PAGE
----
Gilgamesh - The Great Sumerian

The Chronicles of Enoch deals with events surrounding the Biblical Flood quite extensively. Enoch himself is, Noah's grandfather so it is hard to avoid the topic or deny its existence without departing rather seriously from the source material, as it were.


The entire story of Atlantis and the Nephilim is based, somewhat, on real scientific evidence that shows there could well have been a serious flood around 8.5 thousand years ago. This event drowned Conan's home of Doggerland, as well as some other recently discovered sites. It stands to reason that it was a significant event. Significant enough to bring the Fall of Atlantis?


As we investigated and researched further, we found that the Judeochristian Bible is not the only scripture that documents a massive flood. We found and enjoyed reading the Epic of Gilgamesh, which was clearly indicating an event of similar magnitude to Noah's story. That was interesting in quite a number of ways.


Then, we discovered there are, actually, quite a lot of what are called "Flood Myths" from one side of the world to the other; from Mesoamerica to China; India to Hawaii.


We wondered about this. We have scientific evidence of a drastic increase to sea levels around 6500 B.C, we have archeological evidence of a drowned series of villiages between Britain and mainland Europe, we have other curious ruins in the ocean around the world. A flood surely did happen and it affected a lot of people...


The Chronicles of Enoch is all about finding what truth there is behind the old myths and stories so this sounded like perfect ground for us to tread.


The Epic of Gilgamesh


In summary, Gilgamesh is a great king who is described as "greater than other kings" as well as "Two-thirds god and one third man" across the surviving cunieform tablets we have recovered and decoded. He travels and has many adventures with his friend Enkidu. When the former unexpectedly dies, Gilgamesh becomes obsessed with his own mortality and seeks out the the sage Utnapishtim to learn the secret of immortality. It is said that this sage has lived unchanged for a very long time and is rumoured to have dwelt with the gods.


Now, here versions vary. Either Gilgamesh learns and succeeds at applying the secret and becomes as a god himself or he fails by following the typical hero formula. You know the one; the hero is told to not do one thing and, rather stupidly, does that exact same thing at the very first opportunity he gets. We decided to go with the idea that Gilgamesh is Nephilim, just as Conan is.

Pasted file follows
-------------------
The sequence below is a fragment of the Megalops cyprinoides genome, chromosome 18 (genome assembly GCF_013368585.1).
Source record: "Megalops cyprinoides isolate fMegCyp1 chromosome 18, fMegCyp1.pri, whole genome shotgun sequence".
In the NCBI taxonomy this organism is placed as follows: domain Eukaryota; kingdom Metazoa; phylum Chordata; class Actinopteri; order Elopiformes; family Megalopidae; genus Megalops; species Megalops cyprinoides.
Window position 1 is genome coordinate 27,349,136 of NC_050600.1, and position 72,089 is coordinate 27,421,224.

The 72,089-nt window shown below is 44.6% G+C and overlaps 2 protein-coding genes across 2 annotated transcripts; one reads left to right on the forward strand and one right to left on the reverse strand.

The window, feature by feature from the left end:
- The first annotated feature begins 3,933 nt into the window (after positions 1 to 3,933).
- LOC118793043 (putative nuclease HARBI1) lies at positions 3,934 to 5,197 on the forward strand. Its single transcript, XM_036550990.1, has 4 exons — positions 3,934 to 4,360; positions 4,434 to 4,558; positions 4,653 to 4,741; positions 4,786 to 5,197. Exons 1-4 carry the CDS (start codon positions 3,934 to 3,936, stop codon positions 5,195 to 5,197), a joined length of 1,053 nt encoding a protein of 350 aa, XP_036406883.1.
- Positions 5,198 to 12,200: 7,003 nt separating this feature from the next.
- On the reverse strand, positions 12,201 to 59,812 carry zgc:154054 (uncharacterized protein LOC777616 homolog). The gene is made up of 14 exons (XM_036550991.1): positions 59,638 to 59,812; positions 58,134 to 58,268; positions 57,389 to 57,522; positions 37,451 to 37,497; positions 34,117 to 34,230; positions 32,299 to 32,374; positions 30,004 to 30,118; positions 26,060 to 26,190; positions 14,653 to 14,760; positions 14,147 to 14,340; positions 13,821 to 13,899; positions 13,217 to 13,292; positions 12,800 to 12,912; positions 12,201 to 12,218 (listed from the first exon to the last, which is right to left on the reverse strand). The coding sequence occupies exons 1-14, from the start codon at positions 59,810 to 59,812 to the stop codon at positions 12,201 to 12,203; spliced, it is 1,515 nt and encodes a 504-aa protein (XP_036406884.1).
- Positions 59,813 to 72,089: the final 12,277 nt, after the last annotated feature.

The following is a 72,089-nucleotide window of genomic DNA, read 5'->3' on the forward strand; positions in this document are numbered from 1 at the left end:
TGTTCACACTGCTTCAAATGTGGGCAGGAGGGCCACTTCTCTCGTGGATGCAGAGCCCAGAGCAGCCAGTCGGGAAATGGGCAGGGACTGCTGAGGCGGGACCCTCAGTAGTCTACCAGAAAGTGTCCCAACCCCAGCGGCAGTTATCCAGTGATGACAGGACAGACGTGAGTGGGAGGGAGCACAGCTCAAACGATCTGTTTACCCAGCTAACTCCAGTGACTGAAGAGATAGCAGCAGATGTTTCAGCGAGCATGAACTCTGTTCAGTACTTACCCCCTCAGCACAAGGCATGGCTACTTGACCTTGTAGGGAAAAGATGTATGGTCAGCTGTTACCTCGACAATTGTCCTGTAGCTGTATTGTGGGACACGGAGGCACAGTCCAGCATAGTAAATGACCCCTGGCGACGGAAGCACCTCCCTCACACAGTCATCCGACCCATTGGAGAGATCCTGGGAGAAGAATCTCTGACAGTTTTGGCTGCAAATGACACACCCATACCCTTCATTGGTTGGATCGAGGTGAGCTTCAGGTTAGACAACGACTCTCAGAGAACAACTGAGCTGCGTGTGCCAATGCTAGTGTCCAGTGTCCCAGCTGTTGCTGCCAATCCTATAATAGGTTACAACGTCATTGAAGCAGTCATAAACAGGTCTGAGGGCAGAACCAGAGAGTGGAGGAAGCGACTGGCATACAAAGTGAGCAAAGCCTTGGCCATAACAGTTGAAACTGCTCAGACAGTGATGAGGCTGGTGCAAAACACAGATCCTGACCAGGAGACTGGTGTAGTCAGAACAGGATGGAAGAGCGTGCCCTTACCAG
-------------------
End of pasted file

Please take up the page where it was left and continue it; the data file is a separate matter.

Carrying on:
After this, we get other conflicting tales; either Gilgamesh built the city of Uruk and, knowing that a great Flood was coming, built the walls strong and tall to protect his people behind or he discovered the Uruk Utnapishtim had built for the same reason and became king thereof.


We thought; we have Enoch, a man who was taken to dwell with his God and, in a fashion, gained eternal life. He lived in an isolated cave for a long time and was visited by many people for a while. He survived the Flood and was the grandfather of the man chosen to be forewarned by The Creator. The same man through whom the human race was both saved and redeemed for a time.


Now, we know that all stories are true, for a given value of truth at least, or they start that way. So, why could Enoch not be Utnapishtim and it be him who advised Gilgamesh on the need to reinforce his city walls. He also told Gilgamesh about his heritage and that he really had no reason to worry about dying any time soon, unless he did something stupid that is.


We'd like to think that Enoch, not overly impressed by Gilgamesh's great arrogance at the time, decided to teach the big Sumerian a lesson just because he could.


Either way, we could not leave Gilgamesh out of our story seeing as his epic is the first concordance we found.


So Gilgamesh, having survived the Flood, decides to leave Uruk and seek out Sable before people start to get uncomfortable about the fact that he refuses to age. He names an heir and vanishes into History.


Gilgamesh in The Chronicles


So, after numerous and unrecorded adventures along the way, Gilgamesh finds Sable around the vicinity of Moab along with Enoch. They travel together to what will one day be Britain and meet Conan there. Together, they form a band of adventuring misfits and have even more adventures that nobody took the time to write down. Sooner or later, they drifted apart and settled into their own lives and interests, as so often happens in long-term friendships.